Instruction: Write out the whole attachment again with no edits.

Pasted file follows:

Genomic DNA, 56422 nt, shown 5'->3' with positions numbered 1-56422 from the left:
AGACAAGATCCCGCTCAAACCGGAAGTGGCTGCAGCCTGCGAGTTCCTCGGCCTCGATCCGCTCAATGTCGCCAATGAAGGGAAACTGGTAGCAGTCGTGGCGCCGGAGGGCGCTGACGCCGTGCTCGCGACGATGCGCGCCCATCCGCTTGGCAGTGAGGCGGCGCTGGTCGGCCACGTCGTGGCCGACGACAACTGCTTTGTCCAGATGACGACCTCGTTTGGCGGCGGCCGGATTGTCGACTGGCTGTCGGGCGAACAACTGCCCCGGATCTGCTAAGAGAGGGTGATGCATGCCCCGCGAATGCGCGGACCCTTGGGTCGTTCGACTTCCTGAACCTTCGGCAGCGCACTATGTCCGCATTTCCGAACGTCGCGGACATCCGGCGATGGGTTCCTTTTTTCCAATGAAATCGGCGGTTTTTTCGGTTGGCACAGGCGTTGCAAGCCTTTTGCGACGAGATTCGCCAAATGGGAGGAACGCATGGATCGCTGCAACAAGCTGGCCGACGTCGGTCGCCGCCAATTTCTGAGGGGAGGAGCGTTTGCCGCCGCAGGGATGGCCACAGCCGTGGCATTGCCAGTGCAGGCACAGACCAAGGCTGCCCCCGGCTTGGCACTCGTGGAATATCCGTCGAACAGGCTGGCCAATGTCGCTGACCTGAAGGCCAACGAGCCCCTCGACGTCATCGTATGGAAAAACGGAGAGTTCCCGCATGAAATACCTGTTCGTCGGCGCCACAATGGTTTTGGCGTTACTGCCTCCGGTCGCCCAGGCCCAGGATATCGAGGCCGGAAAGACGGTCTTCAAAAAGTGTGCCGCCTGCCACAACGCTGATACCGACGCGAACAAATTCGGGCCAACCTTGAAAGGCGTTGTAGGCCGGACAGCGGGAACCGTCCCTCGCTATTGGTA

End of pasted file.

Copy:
Genomic DNA, 56422 nt, shown 5'->3' with positions numbered 1-56422 from the left:
AGACAAGATCCCGCTCAAACCGGAAGTGGCTGCAGCCTGCGAGTTCCTCGGCCTCGATCCGCTCAATGTCGCCAATGAAGGGAAACTGGTAGCAGTCGTGGCGCCGGAGGGCGCTGACGCCGTGCTCGCGACGATGCGCGCCCATCCGCTTGGCAGTGAGGCGGCGCTGGTCGGCCACGTCGTGGCCGACGACAACTGCTTTGTCCAGATGACGACCTCGTTTGGCGGCGGCCGGATTGTCGACTGGCTGTCGGGCGAACAACTGCCCCGGATCTGCTAAGAGAGGGTGATGCATGCCCCGCGAATGCGCGGACCCTTGGGTCGTTCGACTTCCTGAACCTTCGGCAGCGCACTATGTCCGCATTTCCGAACGTCGCGGACATCCGGCGATGGGTTCCTTTTTTCCAATGAAATCGGCGGTTTTTTCGGTTGGCACAGGCGTTGCAAGCCTTTTGCGACGAGATTCGCCAAATGGGAGGAACGCATGGATCGCTGCAACAAGCTGGCCGACGTCGGTCGCCGCCAATTTCTGAGGGGAGGAGCGTTTGCCGCCGCAGGGATGGCCACAGCCGTGGCATTGCCAGTGCAGGCACAGACCAAGGCTGCCCCCGGCTTGGCACTCGTGGAATATCCGTCGAACAGGCTGGCCAATGTCGCTGACCTGAAGGCCAACGAGCCCCTCGACGTCATCGTATGGAAAAACGGAGAGTTCCCGCATGAAATACCTGTTCGTCGGCGCCACAATGGTTTTGGCGTTACTGCCTCCGGTCGCCCAGGCCCAGGATATCGAGGCCGGAAAGACGGTCTTCAAAAAGTGTGCCGCCTGCCACAACGCTGATACCGACGCGAACAAATTCGGGCCAACCTTGAAAGGCGTTGTAGGCCGGACAGCGGGAACCGTCCCTCGCTATTGGTA